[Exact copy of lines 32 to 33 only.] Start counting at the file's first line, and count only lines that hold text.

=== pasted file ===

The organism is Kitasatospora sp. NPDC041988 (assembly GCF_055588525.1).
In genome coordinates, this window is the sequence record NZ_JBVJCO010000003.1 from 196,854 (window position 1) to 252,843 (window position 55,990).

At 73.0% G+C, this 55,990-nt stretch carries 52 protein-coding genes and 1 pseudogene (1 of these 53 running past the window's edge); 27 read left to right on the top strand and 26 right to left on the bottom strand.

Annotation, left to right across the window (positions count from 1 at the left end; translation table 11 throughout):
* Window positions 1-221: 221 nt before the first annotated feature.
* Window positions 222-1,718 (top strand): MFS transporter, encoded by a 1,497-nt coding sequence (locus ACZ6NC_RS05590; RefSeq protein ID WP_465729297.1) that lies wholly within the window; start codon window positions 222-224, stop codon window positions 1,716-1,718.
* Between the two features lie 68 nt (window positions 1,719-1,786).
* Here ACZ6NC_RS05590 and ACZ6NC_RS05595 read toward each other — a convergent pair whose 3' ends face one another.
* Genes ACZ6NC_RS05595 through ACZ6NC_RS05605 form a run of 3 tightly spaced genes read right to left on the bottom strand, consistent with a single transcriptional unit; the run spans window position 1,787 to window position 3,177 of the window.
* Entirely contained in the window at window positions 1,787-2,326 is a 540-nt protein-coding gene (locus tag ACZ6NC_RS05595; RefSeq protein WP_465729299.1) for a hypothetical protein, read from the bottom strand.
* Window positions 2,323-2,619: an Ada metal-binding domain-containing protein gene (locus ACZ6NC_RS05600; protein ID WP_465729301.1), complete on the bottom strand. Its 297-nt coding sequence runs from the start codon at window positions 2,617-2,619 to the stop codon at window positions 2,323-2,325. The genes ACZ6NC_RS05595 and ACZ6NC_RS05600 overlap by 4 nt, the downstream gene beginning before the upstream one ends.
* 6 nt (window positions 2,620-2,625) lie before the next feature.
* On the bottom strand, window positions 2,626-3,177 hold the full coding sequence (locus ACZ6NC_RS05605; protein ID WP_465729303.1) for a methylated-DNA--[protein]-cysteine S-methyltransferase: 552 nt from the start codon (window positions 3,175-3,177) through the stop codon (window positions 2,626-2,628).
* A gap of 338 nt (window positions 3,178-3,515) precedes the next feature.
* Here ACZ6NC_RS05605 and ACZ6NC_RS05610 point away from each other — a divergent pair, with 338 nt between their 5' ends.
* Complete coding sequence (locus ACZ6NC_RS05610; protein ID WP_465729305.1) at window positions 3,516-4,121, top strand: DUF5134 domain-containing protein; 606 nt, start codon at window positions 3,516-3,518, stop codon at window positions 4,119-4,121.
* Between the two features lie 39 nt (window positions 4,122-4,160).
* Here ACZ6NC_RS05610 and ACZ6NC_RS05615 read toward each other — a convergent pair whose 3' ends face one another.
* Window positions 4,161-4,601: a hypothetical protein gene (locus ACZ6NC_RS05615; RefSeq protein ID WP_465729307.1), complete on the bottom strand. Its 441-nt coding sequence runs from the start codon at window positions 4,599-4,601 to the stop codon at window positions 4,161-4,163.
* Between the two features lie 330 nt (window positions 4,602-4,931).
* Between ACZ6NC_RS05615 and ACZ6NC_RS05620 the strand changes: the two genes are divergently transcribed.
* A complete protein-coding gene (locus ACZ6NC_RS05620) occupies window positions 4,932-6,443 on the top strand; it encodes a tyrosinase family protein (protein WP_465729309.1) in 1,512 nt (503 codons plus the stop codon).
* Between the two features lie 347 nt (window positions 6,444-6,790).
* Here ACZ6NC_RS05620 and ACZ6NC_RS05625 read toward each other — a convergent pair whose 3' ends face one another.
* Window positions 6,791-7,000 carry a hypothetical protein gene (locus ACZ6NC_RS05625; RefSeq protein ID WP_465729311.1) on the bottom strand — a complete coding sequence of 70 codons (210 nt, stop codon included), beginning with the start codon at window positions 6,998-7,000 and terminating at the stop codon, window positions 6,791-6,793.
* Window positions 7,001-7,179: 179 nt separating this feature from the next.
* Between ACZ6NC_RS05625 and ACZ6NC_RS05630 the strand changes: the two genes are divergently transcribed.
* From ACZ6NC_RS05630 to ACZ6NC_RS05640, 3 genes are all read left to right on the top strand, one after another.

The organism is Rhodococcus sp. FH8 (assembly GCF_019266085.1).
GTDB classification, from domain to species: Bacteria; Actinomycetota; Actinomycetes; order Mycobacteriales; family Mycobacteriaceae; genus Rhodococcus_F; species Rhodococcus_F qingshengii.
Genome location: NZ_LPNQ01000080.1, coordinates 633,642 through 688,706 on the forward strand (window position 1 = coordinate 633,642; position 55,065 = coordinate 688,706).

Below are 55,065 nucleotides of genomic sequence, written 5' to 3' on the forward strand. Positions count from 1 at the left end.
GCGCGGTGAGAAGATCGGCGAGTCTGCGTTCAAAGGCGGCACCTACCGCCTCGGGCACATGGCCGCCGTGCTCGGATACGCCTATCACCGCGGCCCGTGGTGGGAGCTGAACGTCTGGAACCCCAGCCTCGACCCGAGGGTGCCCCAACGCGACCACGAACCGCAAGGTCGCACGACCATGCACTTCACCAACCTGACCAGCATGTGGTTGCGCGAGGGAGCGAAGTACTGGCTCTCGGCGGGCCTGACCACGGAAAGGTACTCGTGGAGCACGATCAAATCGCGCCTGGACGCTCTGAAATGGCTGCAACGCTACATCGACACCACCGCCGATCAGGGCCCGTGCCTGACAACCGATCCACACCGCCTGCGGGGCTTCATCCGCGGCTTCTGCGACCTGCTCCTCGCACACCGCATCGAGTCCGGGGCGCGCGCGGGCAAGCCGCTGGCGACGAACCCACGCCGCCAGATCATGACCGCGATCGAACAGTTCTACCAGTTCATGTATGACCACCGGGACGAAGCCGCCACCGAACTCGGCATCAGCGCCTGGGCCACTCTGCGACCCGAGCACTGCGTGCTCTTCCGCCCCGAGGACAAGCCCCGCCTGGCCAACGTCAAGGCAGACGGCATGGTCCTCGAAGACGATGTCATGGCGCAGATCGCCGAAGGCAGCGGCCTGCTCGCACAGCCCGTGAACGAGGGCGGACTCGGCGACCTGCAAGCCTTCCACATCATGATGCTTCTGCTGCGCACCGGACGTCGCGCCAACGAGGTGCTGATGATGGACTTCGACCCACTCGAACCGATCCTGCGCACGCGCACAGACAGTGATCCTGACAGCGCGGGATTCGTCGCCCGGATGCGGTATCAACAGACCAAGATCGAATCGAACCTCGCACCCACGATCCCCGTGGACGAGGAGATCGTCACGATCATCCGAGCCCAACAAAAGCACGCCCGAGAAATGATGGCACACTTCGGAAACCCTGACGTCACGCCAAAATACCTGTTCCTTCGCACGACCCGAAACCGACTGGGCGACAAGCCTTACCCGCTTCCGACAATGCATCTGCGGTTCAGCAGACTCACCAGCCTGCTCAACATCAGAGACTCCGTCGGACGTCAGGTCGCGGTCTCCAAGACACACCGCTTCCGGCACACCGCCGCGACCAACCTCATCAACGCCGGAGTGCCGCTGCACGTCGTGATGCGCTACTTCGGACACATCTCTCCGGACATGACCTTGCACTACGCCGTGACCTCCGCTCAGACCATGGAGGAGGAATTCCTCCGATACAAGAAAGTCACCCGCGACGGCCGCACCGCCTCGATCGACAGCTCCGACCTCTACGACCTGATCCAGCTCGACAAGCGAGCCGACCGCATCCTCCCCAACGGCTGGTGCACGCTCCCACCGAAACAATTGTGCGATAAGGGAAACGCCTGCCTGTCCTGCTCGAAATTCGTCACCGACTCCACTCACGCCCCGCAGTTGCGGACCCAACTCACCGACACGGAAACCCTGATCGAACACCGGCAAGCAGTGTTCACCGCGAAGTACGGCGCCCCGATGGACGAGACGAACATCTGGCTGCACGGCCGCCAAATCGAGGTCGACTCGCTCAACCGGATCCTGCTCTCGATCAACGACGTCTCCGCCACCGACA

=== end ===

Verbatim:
Below are 55,065 nucleotides of genomic sequence, written 5' to 3' on the forward strand. Positions count from 1 at the left end.
GCGCGGTGAGAAGATCGGCGAGTCTGCGTTCAAAGGCGGCACCTACCGCCTCGGGCACATGGCCGCCGTGCTCGGATACGCCTATCACCGCGGCCCGTGGTGGGAGCTGAACGTCTGGAACCCCAGCCTCGACCCGAGGGTGCCCCAACGCGACCACGAACCGCAAGGTCGCACGACCATGCACTTCACCAACCTGACCAGCATGTGGTTGCGCGAGGGAGCGAAGTACTGGCTCTCGGCGGGCCTGACCACGGAAAGGTACTCGTGGAGCACGATCAAATCGCGCCTGGACGCTCTGAAATGGCTGCAACGCTACATCGACACCACCGCCGATCAGGGCCCGTGCCTGACAACCGATCCACACCGCCTGCGGGGCTTCATCCGCGGCTTCTGCGACCTGCTCCTCGCACACCGCATCGAGTCCGGGGCGCGCGCGGGCAAGCCGCTGGCGACGAACCCACGCCGCCAGATCATGACCGCGATCGAACAGTTCTACCAGTTCATGTATGACCACCGGGACGAAGCCGCCACCGAACTCGGCATCAGCGCCTGGGCCACTCTGCGACCCGAGCACTGCGTGCTCTTCCGCCCCGAGGACAAGCCCCGCCTGGCCAACGTCAAGGCAGACGGCATGGTCCTCGAAGACGATGTCATGGCGCAGATCGCCGAAGGCAGCGGCCTGCTCGCACAGCCCGTGAACGAGGGCGGACTCGGCGACCTGCAAGCCTTCCACATCATGATGCTTCTGCTGCGCACCGGACGTCGCGCCAACGAGGTGCTGATGATGGACTTCGACCCACTCGAACCGATCCTGCGCACGCGCACAGACAGTGATCCTGACAGCGCGGGATTCGTCGCCCGGATGCGGTATCAACAGACCAAGATCGAATCGAACCTCGCACCCACGATCCCCGTGGACGAGGAGATCGTCACGATCATCCGAGCCCAACAAAAGCACGCCCGAGAAATGATGGCACACTTCGGAAACCCTGACGTCACGCCAAAATACCTGTTCCTTCGCACGACCCGAAACCGACTGGGCGACAAGCCTTACCCGCTTCCGACAATGCATCTGCGGTTCAGCAGACTCACCAGCCTGCTCAACATCAGAGACTCCGTCGGACGTCAGGTCGCGGTCTCCAAGACACACCGCTTCCGGCACACCGCCGCGACCAACCTCATCAACGCCGGAGTGCCGCTGCACGTCGTGATGCGCTACTTCGGACACATCTCTCCGGACATGACCTTGCACTACGCCGTGACCTCCGCTCAGACCATGGAGGAGGAATTCCTCCGATACAAGAAAGTCACCCGCGACGGCCGCACCGCCTCGATCGACAGCTCCGACCTCTACGACCTGATCCAGCTCGACAAGCGAGCCGACCGCATCCTCCCCAACGGCTGGTGCACGCTCCCACCGAAACAATTGTGCGATAAGGGAAACGCCTGCCTGTCCTGCTCGAAATTCGTCACCGACTCCACTCACGCCCCGCAGTTGCGGACCCAACTCACCGACACGGAAACCCTGATCGAACACCGGCAAGCAGTGTTCACCGCGAAGTACGGCGCCCCGATGGACGAGACGAACATCTGGCTGCACGGCCGCCAAATCGAGGTCGACTCGCTCAACCGGATCCTGCTCTCGATCAACGACGTCTCCGCCACCGACA